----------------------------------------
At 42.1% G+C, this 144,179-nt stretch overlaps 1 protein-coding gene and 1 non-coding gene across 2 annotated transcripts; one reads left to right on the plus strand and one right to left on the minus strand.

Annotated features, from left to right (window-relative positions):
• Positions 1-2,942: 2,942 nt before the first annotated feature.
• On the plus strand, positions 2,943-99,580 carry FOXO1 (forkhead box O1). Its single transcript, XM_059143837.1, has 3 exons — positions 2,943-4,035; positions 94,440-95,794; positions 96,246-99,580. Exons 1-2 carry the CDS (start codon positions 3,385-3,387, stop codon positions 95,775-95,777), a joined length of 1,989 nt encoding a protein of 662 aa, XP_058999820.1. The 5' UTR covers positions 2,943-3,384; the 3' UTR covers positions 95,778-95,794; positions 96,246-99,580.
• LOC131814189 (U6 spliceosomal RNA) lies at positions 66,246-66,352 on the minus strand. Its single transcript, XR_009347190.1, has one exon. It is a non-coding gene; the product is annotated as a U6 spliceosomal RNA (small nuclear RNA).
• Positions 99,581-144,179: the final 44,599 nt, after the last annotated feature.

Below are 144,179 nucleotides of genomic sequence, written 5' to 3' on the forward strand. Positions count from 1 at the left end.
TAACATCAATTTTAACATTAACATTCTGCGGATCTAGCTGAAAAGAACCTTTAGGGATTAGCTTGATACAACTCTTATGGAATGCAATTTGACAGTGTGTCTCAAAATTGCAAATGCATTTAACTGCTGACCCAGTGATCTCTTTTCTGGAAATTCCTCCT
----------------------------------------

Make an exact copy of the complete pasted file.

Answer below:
At 42.1% G+C, this 144,179-nt stretch overlaps 1 protein-coding gene and 1 non-coding gene across 2 annotated transcripts; one reads left to right on the plus strand and one right to left on the minus strand.

Annotated features, from left to right (window-relative positions):
• Positions 1-2,942: 2,942 nt before the first annotated feature.
• On the plus strand, positions 2,943-99,580 carry FOXO1 (forkhead box O1). Its single transcript, XM_059143837.1, has 3 exons — positions 2,943-4,035; positions 94,440-95,794; positions 96,246-99,580. Exons 1-2 carry the CDS (start codon positions 3,385-3,387, stop codon positions 95,775-95,777), a joined length of 1,989 nt encoding a protein of 662 aa, XP_058999820.1. The 5' UTR covers positions 2,943-3,384; the 3' UTR covers positions 95,778-95,794; positions 96,246-99,580.
• LOC131814189 (U6 spliceosomal RNA) lies at positions 66,246-66,352 on the minus strand. Its single transcript, XR_009347190.1, has one exon. It is a non-coding gene; the product is annotated as a U6 spliceosomal RNA (small nuclear RNA).
• Positions 99,581-144,179: the final 44,599 nt, after the last annotated feature.

Below are 144,179 nucleotides of genomic sequence, written 5' to 3' on the forward strand. Positions count from 1 at the left end.
TAACATCAATTTTAACATTAACATTCTGCGGATCTAGCTGAAAAGAACCTTTAGGGATTAGCTTGATACAACTCTTATGGAATGCAATTTGACAGTGTGTCTCAAAATTGCAAATGCATTTAACTGCTGACCCAGTGATCTCTTTTCTGGAAATTCCTCCT